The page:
The primary objective of this proposal is to fully evaluate the anti-senescence activity of Trifoil Factor 1 (TFF1) in the process of pancreatic and prostate tumorigenesis in mouse models, and elucidate the signaling mechanism underlying its anti-senescent action. Cellular senescence acts as a barrier against malignant transformation, but the mechanisms associated with the overcome of senescence remain largely unknown. Thus, new information that reveals the molecular nature of such mechanisms could have a significant impact on the understanding of senescence as a critical event in the multi-step process of tumorigenesis. As a secreted protein, TFF1 functions as a tumor suppressor in the stomach by stimulating restitution of damaged tissue associated with ulceration and inflammation to reduce tumor formation. However, TFF1 is over expressed in tumor tissues from various organs, such as pancreas and prostate, where it is not normally localized, although the functional significance of this phenomenon remains poorly understood. To address this question, we investigated the function of TFF1 in the context of tumorigenesis using human pancreatic and prostate cancer cells and found that it acts to enable cells to breach the barrier of senescence induced by oncogenic Ras or reduction in tumor suppressor PTEN expression. Thus, our results indicate that in the context of pancreatic and prostate cancer, the previously defined tumor suppressor TFF1 actually promotes tumorigenesis by enabling pre-cancerous lesions to overcome the barrier of oncogene-induced senescence. To build on this unexpected discovery, we intend to fully determine the functional impact of TFF1 over expression on pancreatic and prostate tumorigenesis by employing two well-established mouse model systems in which oncogene activation-induced senescence has been thoroughly documented to act as a barrier for oncogenic transformation. In the meantime, by the identification of receptor/cell surface binding protein of TFF1 using both a candidate-approach and a RNAi-based genome-wide screen, we will test the hypothesis that TFF1 acts to suppress cellular senescence via a still undefined signaling pathway to allow clonal expansion of cells that harbor the initial genetic lesions in the early stage of tumorigenesis.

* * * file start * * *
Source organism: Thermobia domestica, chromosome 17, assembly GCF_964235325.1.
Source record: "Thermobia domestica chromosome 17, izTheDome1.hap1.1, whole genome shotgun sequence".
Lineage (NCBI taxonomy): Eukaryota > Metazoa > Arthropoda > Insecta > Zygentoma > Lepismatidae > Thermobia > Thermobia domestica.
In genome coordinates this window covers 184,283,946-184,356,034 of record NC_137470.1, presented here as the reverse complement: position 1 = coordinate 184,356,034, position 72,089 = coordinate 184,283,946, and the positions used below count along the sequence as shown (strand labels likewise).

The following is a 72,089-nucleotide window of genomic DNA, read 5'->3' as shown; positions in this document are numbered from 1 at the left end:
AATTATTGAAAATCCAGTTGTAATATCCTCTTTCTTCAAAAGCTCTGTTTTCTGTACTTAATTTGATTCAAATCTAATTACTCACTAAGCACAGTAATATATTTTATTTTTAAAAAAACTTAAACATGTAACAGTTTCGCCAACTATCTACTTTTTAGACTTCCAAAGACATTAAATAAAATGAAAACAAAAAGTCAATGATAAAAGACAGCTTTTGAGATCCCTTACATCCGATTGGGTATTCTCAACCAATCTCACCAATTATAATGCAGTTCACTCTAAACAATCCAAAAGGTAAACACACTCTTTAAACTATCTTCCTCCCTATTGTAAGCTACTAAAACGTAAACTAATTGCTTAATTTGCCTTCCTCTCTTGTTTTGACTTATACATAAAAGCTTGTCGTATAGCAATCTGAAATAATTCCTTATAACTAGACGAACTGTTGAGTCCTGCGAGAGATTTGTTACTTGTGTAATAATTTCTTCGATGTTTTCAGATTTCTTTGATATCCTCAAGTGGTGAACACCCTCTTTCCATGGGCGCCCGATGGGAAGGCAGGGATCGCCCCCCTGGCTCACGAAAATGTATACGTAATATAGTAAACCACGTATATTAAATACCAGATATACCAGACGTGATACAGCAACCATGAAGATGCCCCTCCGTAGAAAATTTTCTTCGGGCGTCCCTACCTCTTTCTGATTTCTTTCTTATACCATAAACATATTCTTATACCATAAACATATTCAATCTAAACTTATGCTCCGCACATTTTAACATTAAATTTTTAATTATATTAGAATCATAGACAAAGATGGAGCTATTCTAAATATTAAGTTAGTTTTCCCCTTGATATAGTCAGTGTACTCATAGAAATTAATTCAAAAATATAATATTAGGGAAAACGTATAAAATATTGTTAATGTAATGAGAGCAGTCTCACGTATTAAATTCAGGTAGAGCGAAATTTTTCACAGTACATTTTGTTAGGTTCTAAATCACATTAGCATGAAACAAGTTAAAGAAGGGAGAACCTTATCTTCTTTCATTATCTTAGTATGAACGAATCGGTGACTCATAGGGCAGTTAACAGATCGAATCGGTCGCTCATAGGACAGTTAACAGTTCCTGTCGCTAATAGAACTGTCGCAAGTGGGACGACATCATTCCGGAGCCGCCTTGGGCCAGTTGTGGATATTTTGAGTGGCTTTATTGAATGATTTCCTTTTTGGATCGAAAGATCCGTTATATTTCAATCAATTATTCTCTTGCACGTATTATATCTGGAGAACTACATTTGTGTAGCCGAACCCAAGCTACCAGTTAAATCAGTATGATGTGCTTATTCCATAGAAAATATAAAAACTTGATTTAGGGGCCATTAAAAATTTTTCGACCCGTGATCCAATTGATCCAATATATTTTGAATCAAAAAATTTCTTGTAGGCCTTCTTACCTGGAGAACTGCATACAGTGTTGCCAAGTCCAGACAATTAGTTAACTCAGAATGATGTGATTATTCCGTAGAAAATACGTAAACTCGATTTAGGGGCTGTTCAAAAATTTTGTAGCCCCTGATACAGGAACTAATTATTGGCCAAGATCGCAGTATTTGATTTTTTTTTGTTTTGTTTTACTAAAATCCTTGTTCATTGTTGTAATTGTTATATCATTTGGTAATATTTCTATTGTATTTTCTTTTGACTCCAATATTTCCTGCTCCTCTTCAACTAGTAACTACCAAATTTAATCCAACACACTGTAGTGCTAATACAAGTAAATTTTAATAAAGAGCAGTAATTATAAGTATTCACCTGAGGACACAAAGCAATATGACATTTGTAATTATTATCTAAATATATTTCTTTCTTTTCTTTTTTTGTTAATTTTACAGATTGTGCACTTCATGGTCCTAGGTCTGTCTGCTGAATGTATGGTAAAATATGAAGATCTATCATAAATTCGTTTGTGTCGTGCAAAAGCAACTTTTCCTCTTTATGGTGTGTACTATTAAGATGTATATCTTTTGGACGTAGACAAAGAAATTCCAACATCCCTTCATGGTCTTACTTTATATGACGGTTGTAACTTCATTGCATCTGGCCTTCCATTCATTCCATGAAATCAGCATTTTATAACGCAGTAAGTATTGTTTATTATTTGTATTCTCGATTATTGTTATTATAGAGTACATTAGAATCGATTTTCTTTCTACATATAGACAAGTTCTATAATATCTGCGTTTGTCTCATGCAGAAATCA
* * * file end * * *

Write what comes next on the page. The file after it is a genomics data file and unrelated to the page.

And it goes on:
Public Health Relevance

Tumorigenesis is a multi-step process with the accumulation of genetic and epigenetic lesions that drives the clonal expansion of transformed cells. However, relatively little is known about the mechanism by which oncogene activation-induced cellular senescence is breached in the early stages of the process. A better understanding of the mechanism associated with TFF1 action in the overcoming of senescence will help the development of better therapies for those cancers.

Agency
National Institute of Health (NIH)
Institute
National Cancer Institute (NCI)
Type
Research Project (R01)
Project #
5R01CA154586-02
Application #
8449083
Study Section
Tumor Cell Biology Study Section (TCB)
Program Officer
Hildesheim, Jeffrey
Project Start
2012-04-01
Project End
2017-03-31
Budget Start
2013-04-01
Budget End
2014-03-31
Support Year
2
Fiscal Year
2013
Total Cost
$298,354
Indirect Cost
$103,304
Name
Duke University
Department
Pharmacology
Type
Schools of Medicine
DUNS #
044387793
City
Durham
State
NC
Country
United States
Zip Code
27705
Wang, Qinhong; Goldstein, Michael; Alexander, Peter et al. (2014) Rad17 recruits the MRE11-RAD50-NBS1 complex to regulate the cellular response to DNA double-strand breaks. EMBO J 33:862-77